Statement from KildareStreet on September 19th 2012

KildareStreet forced to stop publishing Dáil and Seanad transcripts by Oireachtas is a non-partisan website which makes it not only easy for people to keep tabs on their elected representatives in the Houses of the Oireachtas, but actually possible for them to do this - quickly, clearly, and electronically - for the first time ever in the history of the Republic. KildareStreet provides a readable copy of the parliamentary record, allows voters to finally search for and find information within it, get RSS feeds for TDs and Senators and set up email or RSS alerts for people or search terms. It also allows active commenting by visitors on what was said.

On September 18th, 2012, with no warning or published statement of intent, a significant change to the Houses of Oireachtas website housing the public record of Dail and Seanad debates was made, effectively killing for the foreseeable future.

The public data that was previously published at has been mothballed, and all new publication there has ceased. Without the publication of these XML-formatted transcripts from the Oireachtas and the Seanad,, Ireland’s largest open data project to date, has been summarily terminated by the Houses of the Oireachtas.

Key points for visitors

  • XML is the universal format for complex open data. Before yesterday Ireland’s parliament was a world leader in this regard, publishing the entire record of proceedings as structured open data. That leading position has now been abandoned.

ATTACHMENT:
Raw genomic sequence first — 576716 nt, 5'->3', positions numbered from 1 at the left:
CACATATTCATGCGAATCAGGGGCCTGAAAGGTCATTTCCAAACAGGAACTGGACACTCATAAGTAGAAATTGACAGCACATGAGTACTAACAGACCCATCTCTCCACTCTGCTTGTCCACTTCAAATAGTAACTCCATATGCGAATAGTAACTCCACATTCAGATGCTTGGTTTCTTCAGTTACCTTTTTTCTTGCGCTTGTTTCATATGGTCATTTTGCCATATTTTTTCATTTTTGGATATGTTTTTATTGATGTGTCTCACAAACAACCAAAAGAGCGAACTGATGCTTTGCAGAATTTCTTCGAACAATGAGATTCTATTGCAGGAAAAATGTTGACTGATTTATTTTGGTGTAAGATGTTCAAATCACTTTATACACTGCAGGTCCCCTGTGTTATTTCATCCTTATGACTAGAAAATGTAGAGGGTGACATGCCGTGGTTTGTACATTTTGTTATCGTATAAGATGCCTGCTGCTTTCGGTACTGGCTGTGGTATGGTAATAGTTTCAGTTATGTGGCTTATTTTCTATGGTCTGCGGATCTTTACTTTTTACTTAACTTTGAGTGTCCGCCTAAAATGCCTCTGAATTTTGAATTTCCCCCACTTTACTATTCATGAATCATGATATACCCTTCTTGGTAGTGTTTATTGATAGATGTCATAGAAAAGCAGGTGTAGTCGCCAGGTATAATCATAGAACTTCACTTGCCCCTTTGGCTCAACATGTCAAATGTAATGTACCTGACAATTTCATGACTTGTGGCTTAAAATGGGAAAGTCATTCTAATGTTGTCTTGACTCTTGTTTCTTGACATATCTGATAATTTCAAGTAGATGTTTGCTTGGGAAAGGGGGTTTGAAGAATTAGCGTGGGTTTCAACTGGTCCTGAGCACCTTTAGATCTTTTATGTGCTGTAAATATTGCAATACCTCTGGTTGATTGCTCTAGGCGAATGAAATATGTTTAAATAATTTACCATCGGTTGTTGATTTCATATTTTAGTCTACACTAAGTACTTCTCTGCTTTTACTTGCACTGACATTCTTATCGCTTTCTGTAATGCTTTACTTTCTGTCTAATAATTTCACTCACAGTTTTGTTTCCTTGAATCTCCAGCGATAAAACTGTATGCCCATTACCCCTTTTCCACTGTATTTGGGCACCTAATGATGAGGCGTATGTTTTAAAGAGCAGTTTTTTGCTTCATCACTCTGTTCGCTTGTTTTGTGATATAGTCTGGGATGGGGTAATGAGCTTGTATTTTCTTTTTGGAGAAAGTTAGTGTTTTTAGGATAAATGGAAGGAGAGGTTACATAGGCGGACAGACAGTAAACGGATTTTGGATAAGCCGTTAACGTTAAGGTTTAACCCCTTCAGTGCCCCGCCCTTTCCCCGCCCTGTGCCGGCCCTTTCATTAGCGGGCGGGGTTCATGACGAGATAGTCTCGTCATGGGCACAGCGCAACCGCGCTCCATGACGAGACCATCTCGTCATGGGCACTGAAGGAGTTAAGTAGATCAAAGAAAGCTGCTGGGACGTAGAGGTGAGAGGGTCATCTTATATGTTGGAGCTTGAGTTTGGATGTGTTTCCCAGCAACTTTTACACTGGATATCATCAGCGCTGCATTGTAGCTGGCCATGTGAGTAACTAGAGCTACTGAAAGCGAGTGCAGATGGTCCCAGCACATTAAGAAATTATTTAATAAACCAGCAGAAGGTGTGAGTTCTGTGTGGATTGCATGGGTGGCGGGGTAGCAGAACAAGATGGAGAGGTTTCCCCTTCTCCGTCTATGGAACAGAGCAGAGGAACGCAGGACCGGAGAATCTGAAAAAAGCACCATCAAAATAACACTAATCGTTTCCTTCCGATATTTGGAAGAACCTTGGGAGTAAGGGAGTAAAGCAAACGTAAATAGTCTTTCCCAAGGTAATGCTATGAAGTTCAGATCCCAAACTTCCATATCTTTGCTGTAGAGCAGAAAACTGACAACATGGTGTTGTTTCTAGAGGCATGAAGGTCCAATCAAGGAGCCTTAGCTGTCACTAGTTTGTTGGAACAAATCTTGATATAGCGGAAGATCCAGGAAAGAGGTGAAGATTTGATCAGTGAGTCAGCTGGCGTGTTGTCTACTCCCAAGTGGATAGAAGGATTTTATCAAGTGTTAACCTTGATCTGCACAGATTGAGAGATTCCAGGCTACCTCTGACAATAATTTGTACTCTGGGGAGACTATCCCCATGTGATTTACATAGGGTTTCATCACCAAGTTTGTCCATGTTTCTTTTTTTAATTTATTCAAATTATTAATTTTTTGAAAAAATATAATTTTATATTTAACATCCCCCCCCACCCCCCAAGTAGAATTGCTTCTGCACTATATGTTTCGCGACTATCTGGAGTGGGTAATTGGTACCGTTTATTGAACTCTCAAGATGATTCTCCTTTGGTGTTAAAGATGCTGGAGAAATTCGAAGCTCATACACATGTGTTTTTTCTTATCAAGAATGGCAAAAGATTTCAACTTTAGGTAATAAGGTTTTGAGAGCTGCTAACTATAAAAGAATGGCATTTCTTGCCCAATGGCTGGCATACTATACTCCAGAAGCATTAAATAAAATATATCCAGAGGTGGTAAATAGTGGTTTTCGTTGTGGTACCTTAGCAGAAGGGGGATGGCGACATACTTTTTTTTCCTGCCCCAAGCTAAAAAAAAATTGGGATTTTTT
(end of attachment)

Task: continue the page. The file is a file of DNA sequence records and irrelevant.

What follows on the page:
• The government’s eGovernment Strategy explicitly states that “All public bodies will publish appropriate data in machine-readable formats to facilitate re-use”. Taking a pre-existing repository of data and cancelling it has accomplished the precise opposite.
  • The Oireachtas's Head of Communications has stated, unconvincingly that Kildare Street “may not have the software to capture our content from our new debates site.” Since there is no longer any XML data feed (or any other data feed) to capture, we challenge him to cite whatever magical software he imagines can capture a vacuum.
  • As the Oireachtas budget for the new site is not made public, we cannot tell you how much it cost to summarily break KildareStreet. What we can tell you is that KildareStreet receives no government funding and has been run for three and a half years on a single private fundraising bequest of €5,800, raised from 67 heroic private citizens in 2009.
  • Since then, we have served 2,633,823 pages (971,399 in the past 12 months) to 570,486 unique visitors, 86.24% of them in Ireland, with 7,871 of them receiving automatic email alerts for specific topics. Approximately 35% of our traffic originates from addresses allocated to the Irish Government (Source: Google Analytics). KildareStreet’s traffic first swept past that of the Oireachtas Debates site a week after launch.

The new Oireachtas debates website does not have a search engine of any kind, is hostile to disabled users, is riddled with bugs which lead users to dead-end error pages, and has been intermittently offline since launch. It is impossible to link to a particular statement, or to follow a particular topic, or to get email alerts of any kind. All of these services and more have been freely provided by KildareStreet, to the benefit of city councillors, TDs, Senators, charities, students and voters. With the launch of the new Oireachtas Debates site, these services no longer exist and we can no longer provide them to you. stands as Ireland’s leading example of citizens using public data sets to deliver crucial information. By abandoning provision of records in an open and free format, the Houses of the Oireachtas have taken a chilling step backwards for open data, for e-government and for transparent democracy in Ireland.

Need to contact us?

You can reach John Handelaar on

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